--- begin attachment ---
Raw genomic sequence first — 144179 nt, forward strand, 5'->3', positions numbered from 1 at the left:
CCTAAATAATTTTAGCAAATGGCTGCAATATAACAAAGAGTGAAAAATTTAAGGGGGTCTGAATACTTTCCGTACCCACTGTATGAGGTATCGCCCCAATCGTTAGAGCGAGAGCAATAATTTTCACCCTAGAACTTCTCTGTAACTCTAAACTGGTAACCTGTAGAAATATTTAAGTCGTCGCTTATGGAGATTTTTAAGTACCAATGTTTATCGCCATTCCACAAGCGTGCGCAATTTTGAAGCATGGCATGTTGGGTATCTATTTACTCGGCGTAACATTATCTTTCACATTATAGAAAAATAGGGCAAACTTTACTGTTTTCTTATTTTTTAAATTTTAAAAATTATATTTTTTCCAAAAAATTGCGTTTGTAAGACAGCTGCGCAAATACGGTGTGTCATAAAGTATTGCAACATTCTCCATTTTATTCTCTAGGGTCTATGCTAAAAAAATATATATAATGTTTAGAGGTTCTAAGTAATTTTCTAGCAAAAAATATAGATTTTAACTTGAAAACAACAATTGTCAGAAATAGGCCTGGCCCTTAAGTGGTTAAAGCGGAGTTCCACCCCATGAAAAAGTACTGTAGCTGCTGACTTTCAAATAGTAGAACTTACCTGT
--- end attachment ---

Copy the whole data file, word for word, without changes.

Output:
Raw genomic sequence first — 144179 nt, forward strand, 5'->3', positions numbered from 1 at the left:
CCTAAATAATTTTAGCAAATGGCTGCAATATAACAAAGAGTGAAAAATTTAAGGGGGTCTGAATACTTTCCGTACCCACTGTATGAGGTATCGCCCCAATCGTTAGAGCGAGAGCAATAATTTTCACCCTAGAACTTCTCTGTAACTCTAAACTGGTAACCTGTAGAAATATTTAAGTCGTCGCTTATGGAGATTTTTAAGTACCAATGTTTATCGCCATTCCACAAGCGTGCGCAATTTTGAAGCATGGCATGTTGGGTATCTATTTACTCGGCGTAACATTATCTTTCACATTATAGAAAAATAGGGCAAACTTTACTGTTTTCTTATTTTTTAAATTTTAAAAATTATATTTTTTCCAAAAAATTGCGTTTGTAAGACAGCTGCGCAAATACGGTGTGTCATAAAGTATTGCAACATTCTCCATTTTATTCTCTAGGGTCTATGCTAAAAAAATATATATAATGTTTAGAGGTTCTAAGTAATTTTCTAGCAAAAAATATAGATTTTAACTTGAAAACAACAATTGTCAGAAATAGGCCTGGCCCTTAAGTGGTTAAAGCGGAGTTCCACCCCATGAAAAAGTACTGTAGCTGCTGACTTTCAAATAGTAGAACTTACCTGT